As a biblical counselor, do you ever feel that you’re talking out of both sides of your mouth? I mean that in the best way possible, by the way! Let me give you an example:
- To one counselee you’re trying to encourage them and motivate them to get moving and do something, and then the next counselee comes in and you’re trying to slow him down and help him make purposeful, wise decisions.
- Or one counselee comes in who does not want to open up emotionally and you’re encouraging him that Jesus was full of emotions and showed joy, sadness, anger, etc. at the right time in the proper way. And then the next counselee gets help from Scripture on not being controlled by emotions and not sharing every feeling they have with everyone.
Why is this a normal experience for a biblical counselor? Because the Bible is full of tension, and as counselor and follower of Jesus we need to be very comfortable living in the tension.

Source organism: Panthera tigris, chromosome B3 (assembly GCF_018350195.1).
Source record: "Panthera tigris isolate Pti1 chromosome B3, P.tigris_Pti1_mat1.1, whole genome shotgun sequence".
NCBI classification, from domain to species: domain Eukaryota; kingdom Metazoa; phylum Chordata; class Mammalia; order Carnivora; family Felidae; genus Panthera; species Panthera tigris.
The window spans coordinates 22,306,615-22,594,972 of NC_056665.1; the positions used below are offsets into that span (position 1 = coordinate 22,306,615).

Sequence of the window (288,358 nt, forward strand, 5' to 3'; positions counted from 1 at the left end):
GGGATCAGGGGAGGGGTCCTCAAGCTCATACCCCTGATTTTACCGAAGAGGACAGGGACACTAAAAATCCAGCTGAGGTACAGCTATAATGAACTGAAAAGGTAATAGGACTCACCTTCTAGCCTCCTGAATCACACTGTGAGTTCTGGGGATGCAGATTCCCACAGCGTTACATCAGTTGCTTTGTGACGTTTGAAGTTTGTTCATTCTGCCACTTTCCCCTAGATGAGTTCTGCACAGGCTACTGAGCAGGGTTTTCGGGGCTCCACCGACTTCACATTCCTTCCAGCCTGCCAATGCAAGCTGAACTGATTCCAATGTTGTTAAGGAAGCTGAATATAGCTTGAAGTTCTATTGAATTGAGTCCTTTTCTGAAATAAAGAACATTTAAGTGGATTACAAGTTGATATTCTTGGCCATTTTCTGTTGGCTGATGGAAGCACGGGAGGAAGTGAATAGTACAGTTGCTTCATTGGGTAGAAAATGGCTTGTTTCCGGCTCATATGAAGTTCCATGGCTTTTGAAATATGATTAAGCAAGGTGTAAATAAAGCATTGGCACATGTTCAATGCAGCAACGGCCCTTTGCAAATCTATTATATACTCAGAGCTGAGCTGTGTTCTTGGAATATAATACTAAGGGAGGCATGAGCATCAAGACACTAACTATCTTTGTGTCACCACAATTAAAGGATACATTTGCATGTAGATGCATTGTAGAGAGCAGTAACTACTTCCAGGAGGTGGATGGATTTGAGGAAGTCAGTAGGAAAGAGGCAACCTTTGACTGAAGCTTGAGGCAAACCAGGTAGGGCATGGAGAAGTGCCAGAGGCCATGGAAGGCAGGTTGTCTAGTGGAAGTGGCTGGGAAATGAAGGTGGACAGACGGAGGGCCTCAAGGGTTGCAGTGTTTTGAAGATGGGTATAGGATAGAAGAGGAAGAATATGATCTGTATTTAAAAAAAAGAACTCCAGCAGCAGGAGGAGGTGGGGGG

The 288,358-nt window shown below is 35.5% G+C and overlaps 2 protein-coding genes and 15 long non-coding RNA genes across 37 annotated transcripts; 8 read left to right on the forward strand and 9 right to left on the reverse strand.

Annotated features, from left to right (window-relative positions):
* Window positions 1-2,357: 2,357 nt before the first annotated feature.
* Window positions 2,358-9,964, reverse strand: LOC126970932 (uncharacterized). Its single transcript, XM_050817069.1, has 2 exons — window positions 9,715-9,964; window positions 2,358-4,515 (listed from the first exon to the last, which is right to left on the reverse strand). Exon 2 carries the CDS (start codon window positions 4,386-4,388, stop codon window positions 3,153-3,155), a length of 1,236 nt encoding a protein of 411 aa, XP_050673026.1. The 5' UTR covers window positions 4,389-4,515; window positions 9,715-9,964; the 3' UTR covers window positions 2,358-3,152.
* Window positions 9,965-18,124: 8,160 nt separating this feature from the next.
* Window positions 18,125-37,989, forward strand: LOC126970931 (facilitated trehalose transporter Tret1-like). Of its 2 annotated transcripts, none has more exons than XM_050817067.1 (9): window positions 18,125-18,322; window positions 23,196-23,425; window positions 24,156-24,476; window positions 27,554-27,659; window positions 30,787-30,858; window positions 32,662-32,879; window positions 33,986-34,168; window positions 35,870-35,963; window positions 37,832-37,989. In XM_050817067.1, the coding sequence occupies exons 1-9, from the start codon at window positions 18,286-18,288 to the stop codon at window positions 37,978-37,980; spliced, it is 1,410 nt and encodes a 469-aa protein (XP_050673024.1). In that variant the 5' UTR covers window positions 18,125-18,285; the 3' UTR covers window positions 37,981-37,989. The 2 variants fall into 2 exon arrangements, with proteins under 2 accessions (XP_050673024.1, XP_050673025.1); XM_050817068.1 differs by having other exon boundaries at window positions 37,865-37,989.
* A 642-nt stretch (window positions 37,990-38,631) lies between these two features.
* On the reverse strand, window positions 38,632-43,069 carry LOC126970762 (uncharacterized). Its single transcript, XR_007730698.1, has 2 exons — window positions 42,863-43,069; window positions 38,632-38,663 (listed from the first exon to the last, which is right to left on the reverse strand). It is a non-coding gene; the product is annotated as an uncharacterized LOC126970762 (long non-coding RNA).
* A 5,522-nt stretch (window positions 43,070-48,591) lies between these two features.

What is biblical tension?
When I use the word ‘tension’, here’s what I mean: there are two truths that are both equally true but on the surface they seem opposite and opposed to each other. Some of the biblical tensions we’ll feel and understand right away. Other biblical tensions we might not see or feel the tension because they fit better in our understanding and even the way we’ve lived.
What I want to do is give you some of the biblical tensions that I find are some of the most important and also some of the most misunderstood biblical tensions.
1 – God’s Sovereignty and Human Responsibility
Usually, one of the earliest verses that comes up counseling is Romans 8:28–29 (ESV)